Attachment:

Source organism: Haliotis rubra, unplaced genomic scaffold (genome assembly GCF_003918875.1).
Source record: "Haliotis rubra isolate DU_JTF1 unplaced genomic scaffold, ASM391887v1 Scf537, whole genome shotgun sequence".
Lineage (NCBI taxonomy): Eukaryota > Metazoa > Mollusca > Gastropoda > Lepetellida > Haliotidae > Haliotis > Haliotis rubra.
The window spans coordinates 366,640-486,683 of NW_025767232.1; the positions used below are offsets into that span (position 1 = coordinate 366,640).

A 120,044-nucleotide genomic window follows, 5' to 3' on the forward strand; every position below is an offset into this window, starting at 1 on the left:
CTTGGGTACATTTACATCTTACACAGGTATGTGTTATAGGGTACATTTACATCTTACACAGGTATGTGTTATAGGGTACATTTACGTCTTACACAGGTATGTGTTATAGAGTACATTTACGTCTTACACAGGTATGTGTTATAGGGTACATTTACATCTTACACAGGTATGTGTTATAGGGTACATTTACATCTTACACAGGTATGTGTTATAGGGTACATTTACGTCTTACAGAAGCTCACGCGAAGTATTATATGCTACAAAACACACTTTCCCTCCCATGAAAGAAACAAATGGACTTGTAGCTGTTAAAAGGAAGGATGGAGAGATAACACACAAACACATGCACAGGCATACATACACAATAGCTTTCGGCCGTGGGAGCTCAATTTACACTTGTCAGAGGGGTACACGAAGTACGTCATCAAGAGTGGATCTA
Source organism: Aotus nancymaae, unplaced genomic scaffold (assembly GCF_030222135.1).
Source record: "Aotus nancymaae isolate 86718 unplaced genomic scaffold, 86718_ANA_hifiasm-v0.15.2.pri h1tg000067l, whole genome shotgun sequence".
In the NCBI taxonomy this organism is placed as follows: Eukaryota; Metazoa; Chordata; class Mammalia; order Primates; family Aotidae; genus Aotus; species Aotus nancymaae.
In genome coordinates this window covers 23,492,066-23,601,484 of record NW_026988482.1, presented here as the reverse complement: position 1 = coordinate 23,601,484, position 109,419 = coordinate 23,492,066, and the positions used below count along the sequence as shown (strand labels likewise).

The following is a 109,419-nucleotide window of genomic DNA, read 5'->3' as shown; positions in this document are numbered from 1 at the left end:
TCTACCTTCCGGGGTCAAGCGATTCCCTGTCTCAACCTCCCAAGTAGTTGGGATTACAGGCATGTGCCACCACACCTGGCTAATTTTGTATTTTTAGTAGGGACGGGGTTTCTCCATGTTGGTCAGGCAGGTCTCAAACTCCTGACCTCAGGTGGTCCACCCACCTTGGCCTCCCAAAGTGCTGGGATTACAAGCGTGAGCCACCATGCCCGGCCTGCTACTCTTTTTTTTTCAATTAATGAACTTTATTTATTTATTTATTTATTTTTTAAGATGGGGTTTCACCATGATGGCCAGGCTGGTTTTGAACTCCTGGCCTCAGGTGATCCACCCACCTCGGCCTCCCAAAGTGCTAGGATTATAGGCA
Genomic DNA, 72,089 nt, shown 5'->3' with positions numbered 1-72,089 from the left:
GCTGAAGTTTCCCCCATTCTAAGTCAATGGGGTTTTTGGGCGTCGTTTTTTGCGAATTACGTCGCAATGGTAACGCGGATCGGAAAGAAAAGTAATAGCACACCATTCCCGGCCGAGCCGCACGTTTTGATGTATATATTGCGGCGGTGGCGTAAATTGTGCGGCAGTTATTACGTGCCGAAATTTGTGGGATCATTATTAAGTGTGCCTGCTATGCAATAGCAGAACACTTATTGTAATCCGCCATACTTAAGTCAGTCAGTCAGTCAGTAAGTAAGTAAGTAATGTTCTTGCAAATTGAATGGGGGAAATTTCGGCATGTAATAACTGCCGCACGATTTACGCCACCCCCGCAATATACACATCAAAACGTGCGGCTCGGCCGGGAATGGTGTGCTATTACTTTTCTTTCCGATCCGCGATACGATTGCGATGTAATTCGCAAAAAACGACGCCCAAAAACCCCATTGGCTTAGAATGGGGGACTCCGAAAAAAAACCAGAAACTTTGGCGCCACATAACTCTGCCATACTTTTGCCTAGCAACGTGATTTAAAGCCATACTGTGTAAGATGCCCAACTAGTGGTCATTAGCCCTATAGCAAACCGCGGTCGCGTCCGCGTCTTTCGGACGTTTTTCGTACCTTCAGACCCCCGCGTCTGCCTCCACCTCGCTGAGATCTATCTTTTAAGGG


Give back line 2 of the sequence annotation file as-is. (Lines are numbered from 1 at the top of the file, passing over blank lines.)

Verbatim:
Source record: "Haliotis rubra isolate DU_JTF1 unplaced genomic scaffold, ASM391887v1 Scf537, whole genome shotgun sequence".